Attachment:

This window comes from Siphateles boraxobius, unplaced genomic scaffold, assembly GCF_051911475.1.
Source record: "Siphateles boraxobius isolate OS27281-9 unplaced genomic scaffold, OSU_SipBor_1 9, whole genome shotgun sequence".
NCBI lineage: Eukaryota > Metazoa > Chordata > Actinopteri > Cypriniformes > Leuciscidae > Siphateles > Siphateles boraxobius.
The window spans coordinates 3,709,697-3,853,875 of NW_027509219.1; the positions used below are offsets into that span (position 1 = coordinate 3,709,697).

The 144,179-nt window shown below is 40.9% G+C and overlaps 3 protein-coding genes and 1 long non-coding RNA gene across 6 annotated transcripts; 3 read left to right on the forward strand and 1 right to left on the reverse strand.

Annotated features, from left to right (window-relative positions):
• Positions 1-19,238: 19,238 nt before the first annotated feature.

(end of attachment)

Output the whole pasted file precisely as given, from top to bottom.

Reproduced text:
This window comes from Siphateles boraxobius, unplaced genomic scaffold, assembly GCF_051911475.1.
Source record: "Siphateles boraxobius isolate OS27281-9 unplaced genomic scaffold, OSU_SipBor_1 9, whole genome shotgun sequence".
NCBI lineage: Eukaryota > Metazoa > Chordata > Actinopteri > Cypriniformes > Leuciscidae > Siphateles > Siphateles boraxobius.
The window spans coordinates 3,709,697-3,853,875 of NW_027509219.1; the positions used below are offsets into that span (position 1 = coordinate 3,709,697).

The 144,179-nt window shown below is 40.9% G+C and overlaps 3 protein-coding genes and 1 long non-coding RNA gene across 6 annotated transcripts; 3 read left to right on the forward strand and 1 right to left on the reverse strand.

Annotated features, from left to right (window-relative positions):
• Positions 1-19,238: 19,238 nt before the first annotated feature.